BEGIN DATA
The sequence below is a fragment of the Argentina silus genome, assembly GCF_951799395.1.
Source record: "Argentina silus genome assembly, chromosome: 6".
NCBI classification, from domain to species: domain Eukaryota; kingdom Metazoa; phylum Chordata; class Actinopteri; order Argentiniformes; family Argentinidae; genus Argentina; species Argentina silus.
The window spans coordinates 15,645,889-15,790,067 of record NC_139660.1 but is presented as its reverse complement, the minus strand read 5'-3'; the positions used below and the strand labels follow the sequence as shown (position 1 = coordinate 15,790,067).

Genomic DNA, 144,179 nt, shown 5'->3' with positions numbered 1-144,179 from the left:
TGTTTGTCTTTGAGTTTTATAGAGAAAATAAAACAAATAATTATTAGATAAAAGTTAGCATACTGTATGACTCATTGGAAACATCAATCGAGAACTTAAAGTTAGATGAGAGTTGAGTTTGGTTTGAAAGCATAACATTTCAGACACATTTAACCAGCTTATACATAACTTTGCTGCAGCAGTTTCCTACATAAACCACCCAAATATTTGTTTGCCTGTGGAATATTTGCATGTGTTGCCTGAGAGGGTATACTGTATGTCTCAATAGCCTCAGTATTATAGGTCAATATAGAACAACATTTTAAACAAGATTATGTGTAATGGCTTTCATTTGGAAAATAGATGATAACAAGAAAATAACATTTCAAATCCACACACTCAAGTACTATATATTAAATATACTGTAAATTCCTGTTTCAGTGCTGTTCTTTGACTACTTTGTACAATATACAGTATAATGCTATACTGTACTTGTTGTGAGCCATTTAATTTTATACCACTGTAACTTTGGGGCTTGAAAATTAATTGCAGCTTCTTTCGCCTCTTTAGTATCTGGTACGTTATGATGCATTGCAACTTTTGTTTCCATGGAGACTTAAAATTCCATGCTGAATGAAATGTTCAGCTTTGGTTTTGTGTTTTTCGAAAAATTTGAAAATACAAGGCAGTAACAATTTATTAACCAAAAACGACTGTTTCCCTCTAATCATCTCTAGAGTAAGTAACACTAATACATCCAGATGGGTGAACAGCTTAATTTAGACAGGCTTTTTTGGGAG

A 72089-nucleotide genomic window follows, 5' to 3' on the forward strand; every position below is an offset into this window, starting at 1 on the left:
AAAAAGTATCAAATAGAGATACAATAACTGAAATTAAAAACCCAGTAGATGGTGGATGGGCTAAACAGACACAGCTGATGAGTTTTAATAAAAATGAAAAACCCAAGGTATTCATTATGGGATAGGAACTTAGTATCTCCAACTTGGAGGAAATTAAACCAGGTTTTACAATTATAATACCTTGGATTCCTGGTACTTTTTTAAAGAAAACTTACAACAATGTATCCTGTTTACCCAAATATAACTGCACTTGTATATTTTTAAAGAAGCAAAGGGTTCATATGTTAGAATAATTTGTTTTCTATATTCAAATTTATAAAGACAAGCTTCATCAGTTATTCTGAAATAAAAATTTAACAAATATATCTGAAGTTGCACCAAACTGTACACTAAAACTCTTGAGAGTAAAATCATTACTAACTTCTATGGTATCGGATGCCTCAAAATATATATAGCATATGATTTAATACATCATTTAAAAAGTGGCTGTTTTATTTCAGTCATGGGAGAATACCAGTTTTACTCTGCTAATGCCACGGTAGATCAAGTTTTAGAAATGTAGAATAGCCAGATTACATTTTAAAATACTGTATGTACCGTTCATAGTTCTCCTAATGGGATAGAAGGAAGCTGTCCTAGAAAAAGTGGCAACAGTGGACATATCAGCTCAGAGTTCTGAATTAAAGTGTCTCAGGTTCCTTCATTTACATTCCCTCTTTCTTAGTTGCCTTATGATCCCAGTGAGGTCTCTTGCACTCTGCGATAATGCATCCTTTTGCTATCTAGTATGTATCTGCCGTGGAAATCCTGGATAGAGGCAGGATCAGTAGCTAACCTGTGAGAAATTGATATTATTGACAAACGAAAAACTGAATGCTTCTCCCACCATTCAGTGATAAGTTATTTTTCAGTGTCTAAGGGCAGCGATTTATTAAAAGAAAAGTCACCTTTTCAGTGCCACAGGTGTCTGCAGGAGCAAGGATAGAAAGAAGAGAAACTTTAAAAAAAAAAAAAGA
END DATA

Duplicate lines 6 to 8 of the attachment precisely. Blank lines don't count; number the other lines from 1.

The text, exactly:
TGTTTGTCTTTGAGTTTTATAGAGAAAATAAAACAAATAATTATTAGATAAAAGTTAGCATACTGTATGACTCATTGGAAACATCAATCGAGAACTTAAAGTTAGATGAGAGTTGAGTTTGGTTTGAAAGCATAACATTTCAGACACATTTAACCAGCTTATACATAACTTTGCTGCAGCAGTTTCCTACATAAACCACCCAAATATTTGTTTGCCTGTGGAATATTTGCATGTGTTGCCTGAGAGGGTATACTGTATGTCTCAATAGCCTCAGTATTATAGGTCAATATAGAACAACATTTTAAACAAGATTATGTGTAATGGCTTTCATTTGGAAAATAGATGATAACAAGAAAATAACATTTCAAATCCACACACTCAAGTACTATATATTAAATATACTGTAAATTCCTGTTTCAGTGCTGTTCTTTGACTACTTTGTACAATATACAGTATAATGCTATACTGTACTTGTTGTGAGCCATTTAATTTTATACCACTGTAACTTTGGGGCTTGAAAATTAATTGCAGCTTCTTTCGCCTCTTTAGTATCTGGTACGTTATGATGCATTGCAACTTTTGTTTCCATGGAGACTTAAAATTCCATGCTGAATGAAATGTTCAGCTTTGGTTTTGTGTTTTTCGAAAAATTTGAAAATACAAGGCAGTAACAATTTATTAACCAAAAACGACTGTTTCCCTCTAATCATCTCTAGAGTAAGTAACACTAATACATCCAGATGGGTGAACAGCTTAATTTAGACAGGCTTTTTTGGGAG

A 72089-nucleotide genomic window follows, 5' to 3' on the forward strand; every position below is an offset into this window, starting at 1 on the left:
AAAAAGTATCAAATAGAGATACAATAACTGAAATTAAAAACCCAGTAGATGGTGGATGGGCTAAACAGACACAGCTGATGAGTTTTAATAAAAATGAAAAACCCAAGGTATTCATTATGGGATAGGAACTTAGTATCTCCAACTTGGAGGAAATTAAACCAGGTTTTACAATTATAATACCTTGGATTCCTGGTACTTTTTTAAAGAAAACTTACAACAATGTATCCTGTTTACCCAAATATAACTGCACTTGTATATTTTTAAAGAAGCAAAGGGTTCATATGTTAGAATAATTTGTTTTCTATATTCAAATTTATAAAGACAAGCTTCATCAGTTATTCTGAAATAAAAATTTAACAAATATATCTGAAGTTGCACCAAACTGTACACTAAAACTCTTGAGAGTAAAATCATTACTAACTTCTATGGTATCGGATGCCTCAAAATATATATAGCATATGATTTAATACATCATTTAAAAAGTGGCTGTTTTATTTCAGTCATGGGAGAATACCAGTTTTACTCTGCTAATGCCACGGTAGATCAAGTTTTAGAAATGTAGAATAGCCAGATTACATTTTAAAATACTGTATGTACCGTTCATAGTTCTCCTAATGGGATAGAAGGAAGCTGTCCTAGAAAAAGTGGCAACAGTGGACATATCAGCTCAGAGTTCTGAATTAAAGTGTCTCAGGTTCCTTCATTTACATTCCCTCTTTCTTAGTTGCCTTATGATCCCAGTGAGGTCTCTTGCACTCTGCGATAATGCATCCTTTTGCTATCTAGTATGTATCTGCCGTGGAAATCCTGGATAGAGGCAGGATCAGTAGCTAACCTGTGAGAAATTGATATTATTGACAAACGAAAAACTGAATGCTTCTCCCACCATTCAGTGATAAGTTATTTTTCAGTGTCTAAGGGCAGCGATTTATTAAAAGAAAAGTCACCTTTTCAGTGCCACAGGTGTCTGCAGGAGCAAGGATAGAAAGAAGAGAAACTTTAAAAAAAAAAAAAGA